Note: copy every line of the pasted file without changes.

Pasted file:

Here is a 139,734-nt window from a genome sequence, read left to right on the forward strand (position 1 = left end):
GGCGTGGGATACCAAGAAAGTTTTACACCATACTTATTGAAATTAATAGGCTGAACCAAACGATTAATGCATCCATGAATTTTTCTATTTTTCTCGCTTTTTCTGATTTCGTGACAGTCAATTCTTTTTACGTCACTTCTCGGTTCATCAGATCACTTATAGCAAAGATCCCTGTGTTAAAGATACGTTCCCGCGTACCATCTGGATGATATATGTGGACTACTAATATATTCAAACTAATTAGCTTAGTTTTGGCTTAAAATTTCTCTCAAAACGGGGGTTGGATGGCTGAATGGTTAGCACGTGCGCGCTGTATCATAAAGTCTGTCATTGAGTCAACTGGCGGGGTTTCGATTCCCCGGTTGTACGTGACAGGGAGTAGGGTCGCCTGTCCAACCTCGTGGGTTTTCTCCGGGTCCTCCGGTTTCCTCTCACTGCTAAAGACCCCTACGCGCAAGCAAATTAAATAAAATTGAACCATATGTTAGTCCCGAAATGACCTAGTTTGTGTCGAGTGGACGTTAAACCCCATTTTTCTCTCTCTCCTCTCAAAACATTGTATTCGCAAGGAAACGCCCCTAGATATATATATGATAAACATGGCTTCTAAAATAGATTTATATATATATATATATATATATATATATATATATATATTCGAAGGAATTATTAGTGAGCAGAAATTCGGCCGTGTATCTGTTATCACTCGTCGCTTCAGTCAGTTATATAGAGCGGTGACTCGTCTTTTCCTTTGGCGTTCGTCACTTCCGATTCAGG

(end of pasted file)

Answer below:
Here is a 139,734-nt window from a genome sequence, read left to right on the forward strand (position 1 = left end):
GGCGTGGGATACCAAGAAAGTTTTACACCATACTTATTGAAATTAATAGGCTGAACCAAACGATTAATGCATCCATGAATTTTTCTATTTTTCTCGCTTTTTCTGATTTCGTGACAGTCAATTCTTTTTACGTCACTTCTCGGTTCATCAGATCACTTATAGCAAAGATCCCTGTGTTAAAGATACGTTCCCGCGTACCATCTGGATGATATATGTGGACTACTAATATATTCAAACTAATTAGCTTAGTTTTGGCTTAAAATTTCTCTCAAAACGGGGGTTGGATGGCTGAATGGTTAGCACGTGCGCGCTGTATCATAAAGTCTGTCATTGAGTCAACTGGCGGGGTTTCGATTCCCCGGTTGTACGTGACAGGGAGTAGGGTCGCCTGTCCAACCTCGTGGGTTTTCTCCGGGTCCTCCGGTTTCCTCTCACTGCTAAAGACCCCTACGCGCAAGCAAATTAAATAAAATTGAACCATATGTTAGTCCCGAAATGACCTAGTTTGTGTCGAGTGGACGTTAAACCCCATTTTTCTCTCTCTCCTCTCAAAACATTGTATTCGCAAGGAAACGCCCCTAGATATATATATGATAAACATGGCTTCTAAAATAGATTTATATATATATATATATATATATATATATATATATATATTCGAAGGAATTATTAGTGAGCAGAAATTCGGCCGTGTATCTGTTATCACTCGTCGCTTCAGTCAGTTATATAGAGCGGTGACTCGTCTTTTCCTTTGGCGTTCGTCACTTCCGATTCAGG